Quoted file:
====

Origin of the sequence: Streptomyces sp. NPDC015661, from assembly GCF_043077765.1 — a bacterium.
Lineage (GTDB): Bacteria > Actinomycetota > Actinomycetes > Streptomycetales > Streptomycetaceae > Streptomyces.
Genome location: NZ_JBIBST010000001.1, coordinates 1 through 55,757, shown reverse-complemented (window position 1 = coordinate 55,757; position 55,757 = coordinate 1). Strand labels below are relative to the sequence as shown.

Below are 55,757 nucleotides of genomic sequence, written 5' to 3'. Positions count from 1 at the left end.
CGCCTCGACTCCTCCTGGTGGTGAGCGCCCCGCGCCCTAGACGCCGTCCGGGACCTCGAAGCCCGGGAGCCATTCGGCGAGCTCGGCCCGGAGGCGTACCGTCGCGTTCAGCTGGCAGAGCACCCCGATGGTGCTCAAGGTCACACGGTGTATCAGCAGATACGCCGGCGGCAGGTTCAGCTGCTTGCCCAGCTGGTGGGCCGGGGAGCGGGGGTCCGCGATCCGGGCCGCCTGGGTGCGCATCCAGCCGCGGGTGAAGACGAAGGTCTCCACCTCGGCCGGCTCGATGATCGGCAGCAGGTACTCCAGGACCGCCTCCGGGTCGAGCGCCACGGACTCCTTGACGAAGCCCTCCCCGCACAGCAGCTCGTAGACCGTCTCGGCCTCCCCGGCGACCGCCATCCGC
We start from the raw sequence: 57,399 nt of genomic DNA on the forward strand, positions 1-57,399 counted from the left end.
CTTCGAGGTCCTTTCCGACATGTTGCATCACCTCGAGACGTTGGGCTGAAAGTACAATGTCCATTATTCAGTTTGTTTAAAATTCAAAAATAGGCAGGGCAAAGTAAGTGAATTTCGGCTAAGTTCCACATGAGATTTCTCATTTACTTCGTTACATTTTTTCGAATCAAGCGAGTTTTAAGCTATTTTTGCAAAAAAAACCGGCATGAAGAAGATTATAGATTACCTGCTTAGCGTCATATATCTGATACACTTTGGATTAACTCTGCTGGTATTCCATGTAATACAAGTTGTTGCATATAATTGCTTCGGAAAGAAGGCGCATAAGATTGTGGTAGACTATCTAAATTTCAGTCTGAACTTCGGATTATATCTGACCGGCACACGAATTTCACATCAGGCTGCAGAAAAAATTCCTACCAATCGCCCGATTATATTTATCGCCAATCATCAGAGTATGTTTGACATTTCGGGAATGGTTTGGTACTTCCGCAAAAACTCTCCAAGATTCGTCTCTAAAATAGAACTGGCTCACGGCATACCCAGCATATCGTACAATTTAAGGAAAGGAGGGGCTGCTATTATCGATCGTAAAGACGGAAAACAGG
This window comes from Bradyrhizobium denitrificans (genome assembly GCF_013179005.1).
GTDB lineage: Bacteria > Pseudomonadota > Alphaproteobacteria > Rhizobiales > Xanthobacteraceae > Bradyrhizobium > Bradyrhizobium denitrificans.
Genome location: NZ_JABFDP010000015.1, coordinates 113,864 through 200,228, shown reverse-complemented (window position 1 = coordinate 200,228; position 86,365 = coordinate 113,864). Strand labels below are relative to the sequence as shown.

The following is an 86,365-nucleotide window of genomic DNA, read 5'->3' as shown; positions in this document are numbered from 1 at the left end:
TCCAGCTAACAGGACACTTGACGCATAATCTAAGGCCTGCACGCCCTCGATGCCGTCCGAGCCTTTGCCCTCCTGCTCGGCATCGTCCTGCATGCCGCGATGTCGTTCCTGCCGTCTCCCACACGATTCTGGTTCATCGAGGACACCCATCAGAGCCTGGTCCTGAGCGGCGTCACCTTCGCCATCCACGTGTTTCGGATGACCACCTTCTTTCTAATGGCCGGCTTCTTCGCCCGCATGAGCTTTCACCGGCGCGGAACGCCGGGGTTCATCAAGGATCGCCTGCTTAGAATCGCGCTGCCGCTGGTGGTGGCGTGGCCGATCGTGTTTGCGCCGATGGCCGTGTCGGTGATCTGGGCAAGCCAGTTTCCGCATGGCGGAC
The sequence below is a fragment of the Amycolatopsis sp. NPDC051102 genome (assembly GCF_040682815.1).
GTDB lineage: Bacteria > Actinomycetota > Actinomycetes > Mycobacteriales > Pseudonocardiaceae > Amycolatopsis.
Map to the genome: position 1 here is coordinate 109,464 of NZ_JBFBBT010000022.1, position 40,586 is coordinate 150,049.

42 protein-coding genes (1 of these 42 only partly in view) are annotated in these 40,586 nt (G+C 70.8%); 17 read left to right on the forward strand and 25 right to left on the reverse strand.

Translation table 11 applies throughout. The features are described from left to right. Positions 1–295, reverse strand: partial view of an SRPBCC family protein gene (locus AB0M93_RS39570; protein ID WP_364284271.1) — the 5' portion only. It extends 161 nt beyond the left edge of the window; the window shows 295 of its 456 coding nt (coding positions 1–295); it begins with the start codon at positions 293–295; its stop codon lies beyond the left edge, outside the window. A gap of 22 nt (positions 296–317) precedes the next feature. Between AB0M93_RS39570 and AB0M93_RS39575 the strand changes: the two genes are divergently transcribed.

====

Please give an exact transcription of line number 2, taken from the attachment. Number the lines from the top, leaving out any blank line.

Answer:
Lineage (GTDB): Bacteria > Actinomycetota > Actinomycetes > Streptomycetales > Streptomycetaceae > Streptomyces.